Norway’s $47BN Coastal Highway | The B1M

Norway’s $47BN Coastal Highway | The B1M

October 14, 2019 100 By Luis Garrison


The western coast of Norway is home to some
of the most dramatic landscapes on earth. Carved by glaciers throughout the ages, some
of these fjords stretch for 200 kilometres inland and are over a kilometre deep. The current convoluted travel route through
and around this terrain takes you along Norway’s 1,100 kilometre, 683 mile, E39 highway. A road with a total journey time of 21 hours. Now, the Norwegian government are working
to improve access to services and residential and labour markets across the country’s
western regions by embarking on the largest infrastructure project in the nation’s history. Norway’s E39 highway runs between, Kristiansand in the far south of the country and Trondheim
in the north. The route navigates its way across the fjord network and features no fewer
than seven ferry crossings. The new coastal highway project aims to eliminate
the need for ferry services altogether by building a series of bridges and tunnels across,
through and under the landscape. With many of the fjords along the route being
too wide or too deep for conventional infrastructure to cross, innovative new solutions are being investigated by the Norwegian Public Roads Administration. Rogfast is the first in a series of crossings
that will link the E39, connecting Stavanger and Haugesund via a 27 kilometre, 16 mile,
under sea tunnel. This structure will reach depths of up to
390 metres below sea level, making it the deepest as well as the longest undersea road
tunnel in the world. The Rogfast project will in fact consist of
two tunnels connected every 250 metres with emergency exits. Each tunnel will have a lay-by
at 500 metre intervals, along with telephone and surveillance cameras along the route. The tunnel will also feature a mid-route intersection
with the island municipality of Kvitsøy creating an undersea tunnel junction and connecting
the island with the Norwegian mainland. With work begun in 2018, this element of the
project is set to be completed by 2026 at a cost of USD $2BN. While the Rogfast works are already underway,
the scale of some other fjords is presenting the project team with extreme engineering
challenges. Bjornafjord – located to the south of Bergen
– stands 5 kilometres wide, and reaches depths of 600 metres. To cross this challenging stretch of water,
a proposal has been put forward for a floating bridge, anchored to the shore at both ends. The Sulafjord crossing has seen two possible
solutions put forward. The first is for a three tower suspension
bridge, with two of the bridges’ towers anchored on land and the third central tower
anchored to the seafloor, some 400 metres below the water line. An alternative proposal for a “submerged
floating tunnel” would see two interconnected tubes running side by side tethered to the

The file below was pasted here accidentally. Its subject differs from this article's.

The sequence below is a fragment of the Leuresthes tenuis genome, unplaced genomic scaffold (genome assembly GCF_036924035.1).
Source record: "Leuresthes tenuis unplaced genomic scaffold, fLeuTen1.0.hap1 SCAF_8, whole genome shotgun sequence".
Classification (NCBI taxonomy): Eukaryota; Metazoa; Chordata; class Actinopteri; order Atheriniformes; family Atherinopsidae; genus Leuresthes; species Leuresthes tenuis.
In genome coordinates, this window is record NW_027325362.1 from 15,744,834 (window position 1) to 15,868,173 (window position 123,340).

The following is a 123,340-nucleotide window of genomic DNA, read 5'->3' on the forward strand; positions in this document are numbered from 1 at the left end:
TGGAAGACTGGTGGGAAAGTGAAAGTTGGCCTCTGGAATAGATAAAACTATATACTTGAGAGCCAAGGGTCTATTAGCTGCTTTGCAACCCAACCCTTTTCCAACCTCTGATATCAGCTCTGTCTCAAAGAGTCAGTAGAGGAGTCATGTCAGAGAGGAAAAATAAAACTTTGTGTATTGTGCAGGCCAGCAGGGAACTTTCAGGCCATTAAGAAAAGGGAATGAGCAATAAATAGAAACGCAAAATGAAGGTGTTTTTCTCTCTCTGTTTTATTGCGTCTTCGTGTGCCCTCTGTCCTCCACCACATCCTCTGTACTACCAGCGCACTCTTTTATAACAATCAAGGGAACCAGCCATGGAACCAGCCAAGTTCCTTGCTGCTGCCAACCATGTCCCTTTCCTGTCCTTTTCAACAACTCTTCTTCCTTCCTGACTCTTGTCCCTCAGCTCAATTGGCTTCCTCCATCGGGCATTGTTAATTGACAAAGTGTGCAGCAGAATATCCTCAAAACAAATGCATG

seabed using high strength cables. Crossing the Romsdalsfjord will require a
16 kilometre undersea tunnel, much like the Rogfast project, from Alesund to Midsund – followed
by a 2 kilometre suspension bridge connecting onto Molde. By far the most complex and ambitious of all
of the coastal highway crossings is that at Sognefjord – also known as the “King of
the Fjords”. Norway’s largest and deepest fjord is over
3.7 kilometres wide and an incredible 1.3 kilometres deep at its lowest point. While these extreme distances pose their own
challenges, engineers must also account for the high number of ships that enter the fjord
on a regular basis. Any crossing must allow for a clear shipping
lane that is at least 400 metres wide – with 70 metres clearance above the water’s surface
and at least 20 metres clearance into the depths. To deliver this, the project team are considering
numerous different types of crossing for this fjord. The first is a traditional suspension bridge.
With a 3,700 metre crossing, such a structure would be almost double the length of the world’s
current longest bridge and would require support towers at least 450 metres tall, significantly
eclipsing the 343m tall Millau Viaduct in France to become the world’s tallest bridge
structure. A floating bridge is also being considered.
However, this structure would need to raise to allow ships to pass and achieving such
a feature in a bridge that is only anchored to each shoreline poses considerable engineering
challenges that are yet to be overcome. In a similar proposal to that found at Sulafjord,
a submerged floating tunnel in also being considered. This proposal would differ slightly to its
counterpart due to the extreme depth of the Sognefjord. Rather than being tethered to
the seabed, the tunnels would be suspended from floating pontoons that would allow ships
to pass overhead. A hybrid proposal is also being considered
– combining a floating pontoon bridge with a portion of submerged floating tunnel that
allows ships to pass. Whilst fixed bridges transferring into fixed
tunnels is not an uncommon solution in waterways with high shipping traffic – such as the link
between Denmark and Sweden and the extensive Hong Kong to Macau crossing – combining the
two floating structures in this way would create the world’s first example of such a
solution. Finally, a proposal for a multi-span cable
stayed bridge is under review. This structure would feature four floating pylons tethered to the sea floor rather like oil rigs. With safety and environmental considerations
being of the utmost importance, Norway’s vast coastal highway project is set to become
a new benchmark in engineering capabilities and a model for future infrastructure projects
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